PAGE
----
Murder of CIA agent in Shevardnadze’s Georgia remains clouded in mystery

EPA-EFE//OLEG NIKISHIN

A young woman looks out of a window as an opposition fighter stands outside during heavy street fighting in Tbilisi, Georgia, December 30, 1991.

Murder of CIA agent in Shevardnadze’s Georgia remains clouded in mystery


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The years immediately after the collapse of the Soviet Union in late 1991 were a period of both and excitement and chaos for the citizens of what were now 15 independent republics. With the exception of the Baltic States, the rest of the countries were ill-prepared for the social upheaval that they were to endure now that Moscow was no longer in a position to micro-manage every element of people’s lives.

What filled that vacuum of power was a veritable cornucopia of characters that ran the gamut of inspiring to bordering on certifiably unhinged.

This was most present in the republics of the North and South Caucasus, none more so than in Georgia, which suffered from civil war, a coup, and two disastrous Russian-backed wars that saw Tbilisi lose control of more than 20% of its territory.

The end of the Soviet Union opened offered the US’ intelligence services the opportunity to carry out previously unheard of operations in areas that were closed to foreigners prior to December 1991. In the summer of 1993 in the Trans-Caucasus, the area that covers Georgia, Armenia, and Azerbaijan, the new centre of those operations were headquartered in the Georgian capital, Tbilisi, which was still reeling from the effects of bloody street fighting 18 months earlier, while its government was desperately clinging to life support as its beleaguered ramshackle army was in full retreat in the breakaway Black Sea region of Abkhazia.

The Georgian president at the time, former Soviet foreign minister under Mikhail Gorbachev, Eduard Shevardnadze, had requested that the CIA train his bodyguards as well as a small but well-armed elite unit called Omega that would protect him from Russia’s elite Spetznatz Alpha force, which had tried to kill Shevardnadze on at least two occasions since he took over for Georgia’s ultra-nationalist, first post-independence leader, Zviad Gamsakhurdia.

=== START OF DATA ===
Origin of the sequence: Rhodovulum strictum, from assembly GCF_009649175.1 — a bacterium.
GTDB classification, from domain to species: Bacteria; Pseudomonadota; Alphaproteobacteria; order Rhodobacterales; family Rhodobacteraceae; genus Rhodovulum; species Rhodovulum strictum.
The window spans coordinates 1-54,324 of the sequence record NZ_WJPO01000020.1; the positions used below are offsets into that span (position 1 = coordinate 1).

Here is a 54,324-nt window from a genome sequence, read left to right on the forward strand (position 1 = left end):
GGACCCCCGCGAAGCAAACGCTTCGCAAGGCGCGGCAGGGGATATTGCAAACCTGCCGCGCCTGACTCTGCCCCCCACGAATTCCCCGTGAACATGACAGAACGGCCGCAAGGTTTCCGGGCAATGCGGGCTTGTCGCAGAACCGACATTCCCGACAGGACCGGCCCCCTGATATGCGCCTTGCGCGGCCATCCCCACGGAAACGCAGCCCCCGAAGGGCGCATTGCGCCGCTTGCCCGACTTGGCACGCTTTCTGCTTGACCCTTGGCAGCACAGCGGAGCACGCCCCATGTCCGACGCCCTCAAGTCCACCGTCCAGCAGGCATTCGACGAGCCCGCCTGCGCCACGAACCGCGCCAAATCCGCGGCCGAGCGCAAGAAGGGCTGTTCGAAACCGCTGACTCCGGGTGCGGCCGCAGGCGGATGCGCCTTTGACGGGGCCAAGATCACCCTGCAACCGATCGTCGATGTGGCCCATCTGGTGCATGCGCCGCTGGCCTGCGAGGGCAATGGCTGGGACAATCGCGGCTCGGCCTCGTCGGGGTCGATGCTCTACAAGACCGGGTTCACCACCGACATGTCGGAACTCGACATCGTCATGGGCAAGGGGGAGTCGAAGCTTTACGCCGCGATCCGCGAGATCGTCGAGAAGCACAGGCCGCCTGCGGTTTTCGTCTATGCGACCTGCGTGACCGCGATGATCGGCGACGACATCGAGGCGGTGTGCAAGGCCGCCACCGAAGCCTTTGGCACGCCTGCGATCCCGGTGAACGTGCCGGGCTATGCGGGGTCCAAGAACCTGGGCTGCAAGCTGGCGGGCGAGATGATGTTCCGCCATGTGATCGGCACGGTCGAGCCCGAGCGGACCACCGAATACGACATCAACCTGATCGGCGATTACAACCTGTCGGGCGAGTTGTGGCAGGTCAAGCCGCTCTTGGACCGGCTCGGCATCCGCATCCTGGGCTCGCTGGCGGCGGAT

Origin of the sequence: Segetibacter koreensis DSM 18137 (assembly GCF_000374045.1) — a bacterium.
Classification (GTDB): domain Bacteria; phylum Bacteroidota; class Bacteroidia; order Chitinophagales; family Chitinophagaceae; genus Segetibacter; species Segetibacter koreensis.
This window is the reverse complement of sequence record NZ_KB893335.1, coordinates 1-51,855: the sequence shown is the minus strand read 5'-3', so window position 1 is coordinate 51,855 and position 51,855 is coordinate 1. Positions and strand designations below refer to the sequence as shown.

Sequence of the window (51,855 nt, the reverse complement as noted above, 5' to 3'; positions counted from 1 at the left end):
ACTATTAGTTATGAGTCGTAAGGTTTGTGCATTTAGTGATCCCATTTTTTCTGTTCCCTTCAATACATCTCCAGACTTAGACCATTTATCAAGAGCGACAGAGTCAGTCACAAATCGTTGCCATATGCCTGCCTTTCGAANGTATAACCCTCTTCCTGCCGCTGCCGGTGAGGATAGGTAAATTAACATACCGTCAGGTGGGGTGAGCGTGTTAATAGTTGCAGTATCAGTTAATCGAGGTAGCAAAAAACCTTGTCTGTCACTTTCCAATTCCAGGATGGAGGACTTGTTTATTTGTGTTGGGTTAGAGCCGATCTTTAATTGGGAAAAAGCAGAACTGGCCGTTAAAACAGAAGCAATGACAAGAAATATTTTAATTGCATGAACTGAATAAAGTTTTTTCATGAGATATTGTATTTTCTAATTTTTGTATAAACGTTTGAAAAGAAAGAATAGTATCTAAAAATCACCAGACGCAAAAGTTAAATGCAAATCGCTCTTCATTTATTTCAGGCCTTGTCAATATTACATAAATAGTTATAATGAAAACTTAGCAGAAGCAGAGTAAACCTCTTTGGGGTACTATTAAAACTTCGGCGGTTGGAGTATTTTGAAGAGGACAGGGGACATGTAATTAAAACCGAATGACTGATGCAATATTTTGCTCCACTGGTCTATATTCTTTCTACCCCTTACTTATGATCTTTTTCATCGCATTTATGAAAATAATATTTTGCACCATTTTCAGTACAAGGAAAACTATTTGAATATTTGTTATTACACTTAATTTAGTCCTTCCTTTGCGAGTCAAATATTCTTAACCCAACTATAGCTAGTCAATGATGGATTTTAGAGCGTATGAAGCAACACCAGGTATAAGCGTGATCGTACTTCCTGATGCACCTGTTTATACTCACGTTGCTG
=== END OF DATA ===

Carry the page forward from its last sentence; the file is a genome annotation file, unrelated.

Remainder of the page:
Given the task for the training was Arkansas-born veteran CIA field agent, Freddie Woodruff, who arrived in Georgia and quickly established himself as one of the many characters operating in the chaos of the early 1990s Caucasus following stints in Leningrad, Turkey, Ethiopia, and Kazakhstan.

Woodruff was killed by a single gunshot wound to the head on August 8, 1993, while returning to Tbilisi from a trip with Eldar Gogoladze, a veteran Soviet security officer who was the head of Shevardnadze’s security detail, and two local female companions, one of whom – Marina Kapanadze – was thought to have had ties to Russia’s intelligence services, who were deeply enraged that American spies were moving into areas previously controlled by Soviet intelligence.

Russia’s security apparatus, in turmoil at the time, was resentful and demoralised, as was only nominally loyal to the pro-Western course set by then-Russian President Boris Yeltsin. Never removed or tried by the Yeltsin government, the remnants of what had been the KGB were still dominated by Soviet hardliners who generals viewed the Americans that were setting up shop in places like Tbilisi as an existential threat in areas they considered parts of their sphere of influence.

In an effort to quickly wrap up what was an embarrassing episode, the corrupt Georgian police arrested and convicted an alcoholic country bumpkin and Abkhaz War veteran, Anzor Sharmaidze, finding him guilty and sentencing him to 36 years in prison for Woodruff’s murder.

 Nearly a quarter of a century later, Michael Pullara an American lawyer who has researched the case for more than decade, has revealed in a new book The Spy Who Was Left Behind that the US State Department and the FBI were never fully satisfied with the findings of the case, much of which remains classified and buried in layers of mystery that point to one of the first instances that a new Cold War between the West and Russia was nearly guaranteed less than two years after its first incarnation had so triumphantly come to an end.

Key witnesses that helped convict Sharmaidze retracted their testimonies, claiming their depositions were recorded under duress, while forensic evidence that was used in the trial was known to have been falsified or tampered with, and key figures in the case, including Woodruff’s lady companion, Kapanadze, have disappeared without a trace.

What is now known is that Shortly before Woodruff was shot, veteran CIA officer and Soviet specialist, Aldrich Ames – who would soon be unmasked as a KGB mole – visited Woodruff in Tbilisi on agency business.

This has reopened the question as to whether Russian assassins, aided by collaborators in Georgia, were responsible for killing Woodruff.

Ames is known to have handed over the names of CIA assets and station chiefs to the Russians, many of whom ended up dead or disappeared.

The case remains an unsolved and black mark in building trust between what are ostensibly two allied intelligence agencies – the CIA and Georgia’s SSU – as Tbilisi continues to attempt further integration with Western institutions, including eventual NATO membership.

However, with Georgia now dominated by a government that is more inclined to forge closer ties to Moscow, and a state security service that is both highly politicised and deeply infiltrated by Russia’s FSB, the likelihood that the full story behind Woodruff’s murder will ever be made public is becoming increasingly remote.

 

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